Dr. Robert Ballard of Woods Hole Oceamographic Institure and his research team become the first undersea explorers to locate, photograph, and explore the wreckage of the ill-fated HMS Titanic, which sank on its maiden voyage 2 1/2 mile deep in the icy waters of the Atlantic in 1912, taking 1500 passengers and crew with it to a watery grave. Utilizing dazzling state-of-the art equipment and cutting edge expertise they record the decaying remains of the ocean liner once thought "unsinkable." Written by
As I wrote in a review of the 1958 A Night to Remember, I am convinced that the ultimate Titanic story has yet to be told. While that version is about as good as the existing Hollywood versions get, Nicolas Noxon's National Geographic: Secrets of the Titanic (1986) is still the best Titanic story on celluloid, for MY money. It has as much drama and pathos as any of the movie versions and is even more riveting than the Hollywood accounts. I wish future studio directors would take time to absorb some of Noxon's class and savvy before filming.
If any real Titanic or shipwreck fan has NOT seen this 1986 documentary in its entirety-or has not seen it since it first came out, he/she needs to do so. While some additional evidence has been unearthed since it was made, it capsualizes the events very concisely and powerfully. I enjoyed the huge four-volume set someone produced a couple of years ago. Yet it lost in bulk and repetitiveness anything it might have held in advantage over Noxon's film.
The film consists of two parallel stories taking place at once. Bob Ballard and his crew are searching for the long-lost Titanic. Meanwhile, we see the `huge mound of steel taking shape' in the Irish shipyards. We learn about the building of this behemoth and the Gilded Age in which it was designed, as we see the underwater explorers trying to do the impossible. It is tempting today to forget that the Titanic was lost for three-quarters of a century. Noxon dramatizes this to its utmost. `The Titanic: no longer lost, no longer legend,' narrator Martin Sheen reminds us, as we see the ghostly underwater images.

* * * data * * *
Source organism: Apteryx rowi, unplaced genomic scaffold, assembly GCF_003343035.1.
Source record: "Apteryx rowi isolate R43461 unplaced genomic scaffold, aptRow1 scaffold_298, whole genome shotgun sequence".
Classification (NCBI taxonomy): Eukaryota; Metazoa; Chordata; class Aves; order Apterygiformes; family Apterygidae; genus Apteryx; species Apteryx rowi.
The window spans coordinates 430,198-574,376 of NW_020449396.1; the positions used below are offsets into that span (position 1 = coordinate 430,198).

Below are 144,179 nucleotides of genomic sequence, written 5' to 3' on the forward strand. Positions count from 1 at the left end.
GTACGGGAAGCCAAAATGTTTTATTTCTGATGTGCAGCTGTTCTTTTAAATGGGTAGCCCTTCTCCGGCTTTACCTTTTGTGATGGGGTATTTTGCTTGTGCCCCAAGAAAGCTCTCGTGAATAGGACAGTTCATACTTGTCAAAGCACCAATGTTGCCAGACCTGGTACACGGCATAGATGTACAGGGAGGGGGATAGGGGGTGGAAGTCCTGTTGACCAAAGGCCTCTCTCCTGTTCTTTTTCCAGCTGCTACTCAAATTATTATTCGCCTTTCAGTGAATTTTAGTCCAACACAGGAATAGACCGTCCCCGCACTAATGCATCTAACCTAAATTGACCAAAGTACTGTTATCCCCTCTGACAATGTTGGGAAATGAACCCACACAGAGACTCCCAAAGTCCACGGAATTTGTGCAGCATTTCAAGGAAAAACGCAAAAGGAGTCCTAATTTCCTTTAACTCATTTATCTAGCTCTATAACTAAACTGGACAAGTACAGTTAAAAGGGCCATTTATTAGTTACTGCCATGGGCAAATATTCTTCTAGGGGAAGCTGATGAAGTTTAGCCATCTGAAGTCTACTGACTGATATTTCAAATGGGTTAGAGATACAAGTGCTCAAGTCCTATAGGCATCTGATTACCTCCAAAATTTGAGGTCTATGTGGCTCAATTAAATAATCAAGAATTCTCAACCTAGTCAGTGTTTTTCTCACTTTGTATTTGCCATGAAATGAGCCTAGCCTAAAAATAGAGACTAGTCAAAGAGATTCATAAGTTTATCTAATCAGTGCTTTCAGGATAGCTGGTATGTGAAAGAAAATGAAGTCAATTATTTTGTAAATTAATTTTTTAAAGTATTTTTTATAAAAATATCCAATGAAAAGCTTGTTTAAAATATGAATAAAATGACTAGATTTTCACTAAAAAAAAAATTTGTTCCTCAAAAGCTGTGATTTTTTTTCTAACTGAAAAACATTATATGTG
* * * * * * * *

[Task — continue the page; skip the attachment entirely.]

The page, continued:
Everything about this film is well-done. The historic montages are excellent and in only a couple of instances have Noxon's facts been challenged by later data. To me, the human disaster is actually brought home more poignantly than in any of the Hollywood films about the disaster. Of course, Ballard was and is a class act. His reverence and respect for the wreck site is admirable. The pirating of Titanic, Lusitania and others in recent years is, to me, deplorable. The fact that Ballard was unable to talk about the Titanic for months after its initial discovery speaks volumes about the man.
In just 51 minutes, Noxon makes us really feel the tragedy and irony of the most famous naval disaster in history and the also the exultation and saddened awe of the most famous undersea discovery of all time. It is a pity it is no longer available on video and not yet available on DVD in the United States. (Fortunately I have an aging tape, recorded from an early 1990s broadcast of it.) If the opportunity presents itself to view, copy, rent or buy this outstanding film in any format, I strongly urge one to do so. For my money, this is still the best telling of the Titanic story on film.
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